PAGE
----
In this text, Martin Schibbye focuses on the hundreds of individuals whose struggle—not least through writing—made democratic development possible in Ethiopia.
Av Martin Schibbye 4 maj, 2019
The crowds shouted: “Down with the government” and “We want freedom,” and panic ensued when the police shot at the government-critical demonstrators with tear gas grenades and rubber bullets. Many were trampled to death fleeing for their lives.
The prime minister at the time, Hailemariam Desalegn, commented on the incident saying that the demonstrators had planned for this chaos, calling it a “pre-planned mayhem.” He also denied that the security forces had fired at the crowds. “As a result of the chaos lives were lost and several injured people have been taken to hospital. Those responsible will be prosecuted,” the Government said.
On the mobile films from the event, however, one can hear the shooting, and witnesses say that tear gas was fired from helicopters. The government at the time later admitted that fifty-two people had died, while the Ethiopian oppositional groups reported hundreds of deaths.
That same year, in 2016, the US based organisation Human Rights Watch confirmed that during the latest wave of protests against the Ethiopian government the security forces killed more than four hundred people.
This is four hundred persons who never got to experience the change that is now sweeping over the country—and four hundred persons who have been forgotten. If four hundred civilians had been shot in Russia year 2016, the UN Security Council would have been summoned and the event had dominated the news. But Ethiopia has long been a country in the world that has been allowed many transgressions without any diplomatic, economical, or political consequences whatsoever.
This is precisely why the change in Ethiopia had to come from within. At a time when everyone wants to be the new leadership’s best allies, it is easy to forget the people who made this change possible. And those who for decades praised a regime that imprisoned journalists are now showing up as often as possible in Addis Ababa talking widely about the importance of a free press.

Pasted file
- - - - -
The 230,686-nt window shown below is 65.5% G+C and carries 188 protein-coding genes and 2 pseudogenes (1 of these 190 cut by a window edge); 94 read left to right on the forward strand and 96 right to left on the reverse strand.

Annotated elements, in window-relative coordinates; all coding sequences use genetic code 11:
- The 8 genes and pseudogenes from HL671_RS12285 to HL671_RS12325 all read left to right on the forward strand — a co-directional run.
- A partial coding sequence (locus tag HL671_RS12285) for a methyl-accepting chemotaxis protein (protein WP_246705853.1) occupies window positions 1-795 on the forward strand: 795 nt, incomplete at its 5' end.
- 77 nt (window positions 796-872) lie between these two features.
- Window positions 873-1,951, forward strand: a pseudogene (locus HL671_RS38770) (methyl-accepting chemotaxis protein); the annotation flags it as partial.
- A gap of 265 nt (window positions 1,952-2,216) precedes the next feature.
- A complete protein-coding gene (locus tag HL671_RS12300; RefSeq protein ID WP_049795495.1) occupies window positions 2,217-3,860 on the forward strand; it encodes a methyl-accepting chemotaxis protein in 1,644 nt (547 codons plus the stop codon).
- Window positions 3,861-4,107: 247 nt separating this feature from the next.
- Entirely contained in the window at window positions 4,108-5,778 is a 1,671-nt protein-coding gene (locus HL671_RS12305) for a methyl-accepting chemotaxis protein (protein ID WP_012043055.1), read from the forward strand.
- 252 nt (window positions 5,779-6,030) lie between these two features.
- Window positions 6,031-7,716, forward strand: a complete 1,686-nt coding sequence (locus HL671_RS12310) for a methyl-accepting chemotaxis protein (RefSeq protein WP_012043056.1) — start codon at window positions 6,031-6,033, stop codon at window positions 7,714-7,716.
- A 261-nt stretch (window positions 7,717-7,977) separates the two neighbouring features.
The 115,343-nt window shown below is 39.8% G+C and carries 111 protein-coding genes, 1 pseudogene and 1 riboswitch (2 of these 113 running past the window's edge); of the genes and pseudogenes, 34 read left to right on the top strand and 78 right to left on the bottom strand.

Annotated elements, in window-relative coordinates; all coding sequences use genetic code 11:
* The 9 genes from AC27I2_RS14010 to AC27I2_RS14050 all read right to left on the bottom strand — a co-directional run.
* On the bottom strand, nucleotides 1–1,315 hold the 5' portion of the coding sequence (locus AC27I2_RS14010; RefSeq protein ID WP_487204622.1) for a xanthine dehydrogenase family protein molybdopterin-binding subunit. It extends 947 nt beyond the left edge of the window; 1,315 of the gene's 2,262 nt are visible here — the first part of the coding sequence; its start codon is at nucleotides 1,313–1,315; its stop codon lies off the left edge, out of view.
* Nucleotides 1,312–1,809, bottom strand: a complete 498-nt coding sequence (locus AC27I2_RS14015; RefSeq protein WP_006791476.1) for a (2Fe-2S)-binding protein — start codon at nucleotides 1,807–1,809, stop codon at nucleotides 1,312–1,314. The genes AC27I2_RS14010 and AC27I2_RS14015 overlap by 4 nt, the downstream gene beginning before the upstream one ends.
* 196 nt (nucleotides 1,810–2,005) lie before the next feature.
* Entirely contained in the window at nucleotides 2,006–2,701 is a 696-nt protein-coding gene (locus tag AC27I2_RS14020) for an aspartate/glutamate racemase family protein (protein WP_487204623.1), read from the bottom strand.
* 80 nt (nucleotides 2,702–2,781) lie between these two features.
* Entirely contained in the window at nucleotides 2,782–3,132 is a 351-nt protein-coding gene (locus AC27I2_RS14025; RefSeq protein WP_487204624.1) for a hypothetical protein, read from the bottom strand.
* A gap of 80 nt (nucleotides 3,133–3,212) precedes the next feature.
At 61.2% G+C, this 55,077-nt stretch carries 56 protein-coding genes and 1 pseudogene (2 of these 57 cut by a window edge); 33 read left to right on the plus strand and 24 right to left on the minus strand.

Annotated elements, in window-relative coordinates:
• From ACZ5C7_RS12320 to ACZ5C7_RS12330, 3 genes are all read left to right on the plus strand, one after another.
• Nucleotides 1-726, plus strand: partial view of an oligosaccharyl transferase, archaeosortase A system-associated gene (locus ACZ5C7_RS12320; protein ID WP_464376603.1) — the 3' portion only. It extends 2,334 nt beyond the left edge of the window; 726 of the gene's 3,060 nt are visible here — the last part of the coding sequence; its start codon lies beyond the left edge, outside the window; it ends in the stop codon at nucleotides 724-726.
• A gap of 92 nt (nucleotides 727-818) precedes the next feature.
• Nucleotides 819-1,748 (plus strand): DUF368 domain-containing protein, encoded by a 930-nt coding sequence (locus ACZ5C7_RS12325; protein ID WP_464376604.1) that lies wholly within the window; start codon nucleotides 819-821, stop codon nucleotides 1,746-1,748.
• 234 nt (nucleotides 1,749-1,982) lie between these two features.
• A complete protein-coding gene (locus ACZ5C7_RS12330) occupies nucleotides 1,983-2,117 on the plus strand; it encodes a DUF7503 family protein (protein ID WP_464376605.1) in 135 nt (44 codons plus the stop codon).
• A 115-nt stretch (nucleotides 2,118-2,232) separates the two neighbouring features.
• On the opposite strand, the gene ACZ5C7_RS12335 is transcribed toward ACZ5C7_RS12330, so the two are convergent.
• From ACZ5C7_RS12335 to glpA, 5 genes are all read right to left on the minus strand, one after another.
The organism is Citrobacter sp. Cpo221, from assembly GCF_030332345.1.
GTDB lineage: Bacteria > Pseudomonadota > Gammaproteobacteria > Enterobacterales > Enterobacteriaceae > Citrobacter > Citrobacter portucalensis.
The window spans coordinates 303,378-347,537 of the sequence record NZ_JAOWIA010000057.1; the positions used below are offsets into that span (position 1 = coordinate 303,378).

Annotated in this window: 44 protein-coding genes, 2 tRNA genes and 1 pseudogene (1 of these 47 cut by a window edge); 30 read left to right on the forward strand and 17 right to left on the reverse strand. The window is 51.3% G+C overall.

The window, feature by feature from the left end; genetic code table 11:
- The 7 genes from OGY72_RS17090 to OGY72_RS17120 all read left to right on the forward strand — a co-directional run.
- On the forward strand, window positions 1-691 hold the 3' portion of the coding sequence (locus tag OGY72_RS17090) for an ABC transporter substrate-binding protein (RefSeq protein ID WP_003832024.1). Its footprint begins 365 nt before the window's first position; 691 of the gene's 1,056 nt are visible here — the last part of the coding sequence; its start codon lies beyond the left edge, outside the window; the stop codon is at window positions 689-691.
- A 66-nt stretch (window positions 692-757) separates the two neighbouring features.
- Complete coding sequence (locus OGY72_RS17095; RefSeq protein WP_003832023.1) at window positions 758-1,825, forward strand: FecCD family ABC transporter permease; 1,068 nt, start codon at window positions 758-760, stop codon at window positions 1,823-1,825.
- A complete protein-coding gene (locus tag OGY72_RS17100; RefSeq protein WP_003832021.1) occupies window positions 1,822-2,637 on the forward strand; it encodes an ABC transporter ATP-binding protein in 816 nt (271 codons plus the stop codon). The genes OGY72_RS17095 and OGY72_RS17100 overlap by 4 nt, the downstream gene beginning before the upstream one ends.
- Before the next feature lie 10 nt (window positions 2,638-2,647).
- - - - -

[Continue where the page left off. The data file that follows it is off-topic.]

So who were these so-called queros—the young fearless people who stood up against the dictatorship? And how did it all begin?
Oromo is Ethiopia’s largest region and at the latest count there were twenty-five million Oromo in a population of seventy-four million Ethiopians. The Oromo people have long been marginalised and with their forbidden language and with a history of extensive discrimination they can be described as the Kurds of Africa. Within the Oromo culture there is a tradition where youths passing from childhood to adulthood must engage themselves in the defence of the village and its animals. This tradition became politicised when the oppression intensified.
It was the Oromo people that first started the protests when a new plan for Ethiopia’s capital Addis Ababa (or Finfinne in Oromo) was presented. Arable land that for generations had belonged to Oromo families was threatened by expropriation to give way to new residential areas.
But the protest movement grew rapidly and soon focussed on wider issues than the appropriation of the land. However, pictures from hospitals of hundreds of wounded and deceased people, pictures spread under the hashtag #OromoProtests, threw the country into its worst political crisis in decades. The protests grew to also include and engage Amharan youngsters and at once the two largest ethnic groups in the country were rising against those in power. The security situation became precarious and as a result of the protests the country’s economy was detrimentally influenced. What is more, the ethnic conflicts in the country worsened. This crisis resulted in the resignation of the sitting prime minister with the hope of “saving the country.”